Of the 19 9/11 hijackers, 15 were Saudi’s, 2 were fron the United Emirates, one from Egypt and one from Lebannon. Not likely a group that had anything to do with Hussein. There is certainly some reason to suspect involvement on the part of the Saudi’s and a lot more reason to suspect Pakistani involvement since they later gave Osama bib-Laden shelter in Pakistan after the US invasion of Afghanistan. The US media has been extremally careful in discussing Saudi or Pakistani involvement in terrorism. Hussein and Al-Qaeda were deadly enemies.
It may well be. We have abandoned the rule of law and the Constitution and are a one-party State. Electoral politics are moot. So whatever happens, we are going to be entering an era that Thomas Hobbes understood. Only the Great Blue Sky Tengri Nor knows what the outcome will be.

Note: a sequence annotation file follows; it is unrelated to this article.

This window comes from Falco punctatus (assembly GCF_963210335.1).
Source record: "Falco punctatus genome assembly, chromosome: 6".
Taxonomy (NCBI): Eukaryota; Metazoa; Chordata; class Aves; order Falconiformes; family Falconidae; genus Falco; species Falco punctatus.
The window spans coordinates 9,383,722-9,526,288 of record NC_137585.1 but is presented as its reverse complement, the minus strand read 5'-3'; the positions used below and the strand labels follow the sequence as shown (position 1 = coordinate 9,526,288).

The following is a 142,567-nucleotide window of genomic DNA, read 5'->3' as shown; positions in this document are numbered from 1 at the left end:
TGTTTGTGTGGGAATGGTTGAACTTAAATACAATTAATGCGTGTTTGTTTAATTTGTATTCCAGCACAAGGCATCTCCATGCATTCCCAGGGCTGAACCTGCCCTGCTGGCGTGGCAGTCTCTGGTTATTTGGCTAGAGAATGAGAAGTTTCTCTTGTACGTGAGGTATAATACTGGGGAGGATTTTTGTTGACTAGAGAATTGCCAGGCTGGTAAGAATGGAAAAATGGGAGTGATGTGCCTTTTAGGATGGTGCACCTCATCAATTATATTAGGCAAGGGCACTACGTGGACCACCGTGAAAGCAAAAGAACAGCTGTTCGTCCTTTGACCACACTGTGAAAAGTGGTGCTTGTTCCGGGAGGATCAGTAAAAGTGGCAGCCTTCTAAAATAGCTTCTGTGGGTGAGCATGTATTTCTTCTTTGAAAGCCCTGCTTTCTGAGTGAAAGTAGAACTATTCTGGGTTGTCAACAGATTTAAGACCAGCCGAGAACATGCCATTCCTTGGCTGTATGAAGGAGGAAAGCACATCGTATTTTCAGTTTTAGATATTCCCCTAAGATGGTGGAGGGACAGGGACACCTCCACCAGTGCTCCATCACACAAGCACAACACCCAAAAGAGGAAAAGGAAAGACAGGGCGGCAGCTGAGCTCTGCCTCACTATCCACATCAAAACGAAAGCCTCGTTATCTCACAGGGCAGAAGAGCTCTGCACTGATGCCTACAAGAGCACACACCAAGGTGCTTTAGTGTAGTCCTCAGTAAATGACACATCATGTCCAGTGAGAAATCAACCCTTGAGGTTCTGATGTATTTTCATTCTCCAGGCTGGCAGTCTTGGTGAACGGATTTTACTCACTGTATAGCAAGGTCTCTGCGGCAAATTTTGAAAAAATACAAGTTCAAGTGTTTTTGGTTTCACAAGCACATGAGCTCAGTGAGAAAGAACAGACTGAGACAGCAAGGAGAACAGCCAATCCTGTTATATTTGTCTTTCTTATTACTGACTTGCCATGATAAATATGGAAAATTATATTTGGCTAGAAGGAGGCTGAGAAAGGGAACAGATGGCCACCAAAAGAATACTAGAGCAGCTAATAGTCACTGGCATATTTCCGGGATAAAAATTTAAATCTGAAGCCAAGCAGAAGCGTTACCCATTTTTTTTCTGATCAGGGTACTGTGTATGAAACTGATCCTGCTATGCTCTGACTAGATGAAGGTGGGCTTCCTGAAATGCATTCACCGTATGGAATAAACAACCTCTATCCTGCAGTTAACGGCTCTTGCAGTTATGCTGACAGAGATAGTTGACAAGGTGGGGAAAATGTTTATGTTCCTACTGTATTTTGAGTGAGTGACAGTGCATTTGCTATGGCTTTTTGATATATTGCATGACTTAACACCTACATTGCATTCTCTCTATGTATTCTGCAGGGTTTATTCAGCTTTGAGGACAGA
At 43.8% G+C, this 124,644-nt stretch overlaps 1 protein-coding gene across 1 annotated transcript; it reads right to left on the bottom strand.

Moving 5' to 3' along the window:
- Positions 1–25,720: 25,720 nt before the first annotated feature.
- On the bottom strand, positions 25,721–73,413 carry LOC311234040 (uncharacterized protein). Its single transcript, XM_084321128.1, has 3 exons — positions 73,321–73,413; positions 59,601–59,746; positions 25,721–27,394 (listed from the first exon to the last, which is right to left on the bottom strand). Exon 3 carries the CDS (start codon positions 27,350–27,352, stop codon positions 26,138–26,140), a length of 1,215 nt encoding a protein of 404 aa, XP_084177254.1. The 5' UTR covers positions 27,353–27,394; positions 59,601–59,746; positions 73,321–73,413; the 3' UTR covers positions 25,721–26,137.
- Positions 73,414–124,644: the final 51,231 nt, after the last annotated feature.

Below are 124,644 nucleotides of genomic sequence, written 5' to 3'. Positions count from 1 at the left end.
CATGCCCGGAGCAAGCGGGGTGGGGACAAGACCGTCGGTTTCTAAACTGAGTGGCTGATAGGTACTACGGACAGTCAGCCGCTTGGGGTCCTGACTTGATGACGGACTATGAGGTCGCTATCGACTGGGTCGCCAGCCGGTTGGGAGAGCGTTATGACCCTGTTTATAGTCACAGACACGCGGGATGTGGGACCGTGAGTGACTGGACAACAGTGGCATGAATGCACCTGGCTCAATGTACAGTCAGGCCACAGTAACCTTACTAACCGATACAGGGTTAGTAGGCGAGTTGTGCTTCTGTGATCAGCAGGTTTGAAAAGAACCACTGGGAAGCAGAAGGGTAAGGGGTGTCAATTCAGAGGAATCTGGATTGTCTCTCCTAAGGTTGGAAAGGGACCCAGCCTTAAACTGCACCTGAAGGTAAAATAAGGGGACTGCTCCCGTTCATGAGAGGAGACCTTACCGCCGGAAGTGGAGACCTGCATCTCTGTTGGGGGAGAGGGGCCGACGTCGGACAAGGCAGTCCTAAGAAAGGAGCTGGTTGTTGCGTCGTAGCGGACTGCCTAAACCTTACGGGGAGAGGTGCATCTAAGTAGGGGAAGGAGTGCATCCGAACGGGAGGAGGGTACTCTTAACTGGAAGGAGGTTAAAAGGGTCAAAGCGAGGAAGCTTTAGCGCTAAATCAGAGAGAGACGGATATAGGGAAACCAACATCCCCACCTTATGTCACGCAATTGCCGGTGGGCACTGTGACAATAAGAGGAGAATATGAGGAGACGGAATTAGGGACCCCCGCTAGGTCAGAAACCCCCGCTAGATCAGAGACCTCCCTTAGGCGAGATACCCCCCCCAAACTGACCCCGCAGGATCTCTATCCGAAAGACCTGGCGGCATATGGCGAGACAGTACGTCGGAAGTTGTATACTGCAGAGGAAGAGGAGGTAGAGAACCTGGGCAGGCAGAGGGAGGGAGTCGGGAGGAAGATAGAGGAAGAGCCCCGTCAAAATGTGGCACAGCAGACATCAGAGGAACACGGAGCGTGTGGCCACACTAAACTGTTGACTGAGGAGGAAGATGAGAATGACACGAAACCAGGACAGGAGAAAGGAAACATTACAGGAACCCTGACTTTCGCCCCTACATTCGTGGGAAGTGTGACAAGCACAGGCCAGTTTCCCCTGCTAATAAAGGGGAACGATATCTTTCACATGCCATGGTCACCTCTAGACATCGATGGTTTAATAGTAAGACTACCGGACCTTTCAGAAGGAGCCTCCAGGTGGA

If I remember correctly, you are a Brit. The sun is lower on the horizon for you, and you have the disadvantage of being unarmed against both government and non-governmental predators, and the additional disadvantage of no modern cultural tendency for free people to band together outside the government to resist such [it was a long time ago that the Magna Carta was signed]. We will have the satisfaction of watching you go first.
And if I am wrong about you being a Brit, at very worst y’all will go down with us.
I blame Ditka. If he had accepted the nomination, he would have won, and Hussein would be another raving lunatic in Hyde Park, where he cannot be distinguished from the stuff left on the street for big item collection day.